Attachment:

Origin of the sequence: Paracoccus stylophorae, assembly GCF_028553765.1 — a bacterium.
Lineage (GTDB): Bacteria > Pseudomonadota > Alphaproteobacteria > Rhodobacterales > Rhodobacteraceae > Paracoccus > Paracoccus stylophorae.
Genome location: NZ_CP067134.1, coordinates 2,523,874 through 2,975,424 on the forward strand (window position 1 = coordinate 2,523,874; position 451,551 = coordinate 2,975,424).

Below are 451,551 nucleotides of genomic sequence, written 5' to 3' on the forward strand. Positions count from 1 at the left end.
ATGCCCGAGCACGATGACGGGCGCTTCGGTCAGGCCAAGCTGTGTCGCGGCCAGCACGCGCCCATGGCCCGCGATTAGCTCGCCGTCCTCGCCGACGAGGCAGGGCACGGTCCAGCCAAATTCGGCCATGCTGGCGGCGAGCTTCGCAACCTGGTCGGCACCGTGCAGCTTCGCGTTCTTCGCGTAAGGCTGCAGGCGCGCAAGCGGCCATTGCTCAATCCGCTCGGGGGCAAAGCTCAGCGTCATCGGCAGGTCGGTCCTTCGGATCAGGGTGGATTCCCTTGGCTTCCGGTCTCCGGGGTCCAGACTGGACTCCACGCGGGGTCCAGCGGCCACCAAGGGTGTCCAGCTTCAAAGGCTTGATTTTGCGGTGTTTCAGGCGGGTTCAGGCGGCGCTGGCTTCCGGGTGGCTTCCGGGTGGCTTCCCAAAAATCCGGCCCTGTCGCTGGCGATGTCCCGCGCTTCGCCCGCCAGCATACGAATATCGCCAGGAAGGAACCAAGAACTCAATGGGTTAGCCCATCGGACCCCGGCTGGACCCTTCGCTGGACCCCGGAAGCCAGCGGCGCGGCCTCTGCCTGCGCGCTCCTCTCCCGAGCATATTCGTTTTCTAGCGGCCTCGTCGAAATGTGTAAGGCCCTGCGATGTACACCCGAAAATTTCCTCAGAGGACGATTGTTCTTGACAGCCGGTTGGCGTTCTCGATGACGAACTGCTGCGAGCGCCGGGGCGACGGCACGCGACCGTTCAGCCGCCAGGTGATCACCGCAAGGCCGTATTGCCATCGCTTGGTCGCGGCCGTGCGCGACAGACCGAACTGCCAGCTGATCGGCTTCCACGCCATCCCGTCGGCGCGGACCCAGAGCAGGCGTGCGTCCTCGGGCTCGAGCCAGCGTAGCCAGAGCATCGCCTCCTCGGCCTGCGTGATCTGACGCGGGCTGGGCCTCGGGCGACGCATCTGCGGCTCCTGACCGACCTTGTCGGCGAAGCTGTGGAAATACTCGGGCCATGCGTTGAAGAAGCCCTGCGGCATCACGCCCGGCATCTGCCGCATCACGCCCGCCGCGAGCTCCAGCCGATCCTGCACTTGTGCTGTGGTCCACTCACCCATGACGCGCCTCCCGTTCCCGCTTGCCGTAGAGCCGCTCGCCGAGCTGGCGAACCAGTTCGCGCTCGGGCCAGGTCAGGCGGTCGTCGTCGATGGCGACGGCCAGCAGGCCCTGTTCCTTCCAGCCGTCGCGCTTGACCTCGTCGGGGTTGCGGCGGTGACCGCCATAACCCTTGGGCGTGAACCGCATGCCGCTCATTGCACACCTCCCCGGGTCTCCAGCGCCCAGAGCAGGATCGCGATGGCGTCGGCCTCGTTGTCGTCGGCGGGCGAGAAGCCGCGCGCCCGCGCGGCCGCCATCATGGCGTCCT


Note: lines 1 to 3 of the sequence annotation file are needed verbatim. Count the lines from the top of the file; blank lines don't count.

Origin of the sequence: Paracoccus stylophorae, assembly GCF_028553765.1 — a bacterium.
Lineage (GTDB): Bacteria > Pseudomonadota > Alphaproteobacteria > Rhodobacterales > Rhodobacteraceae > Paracoccus > Paracoccus stylophorae.
Genome location: NZ_CP067134.1, coordinates 2,523,874 through 2,975,424 on the forward strand (window position 1 = coordinate 2,523,874; position 451,551 = coordinate 2,975,424).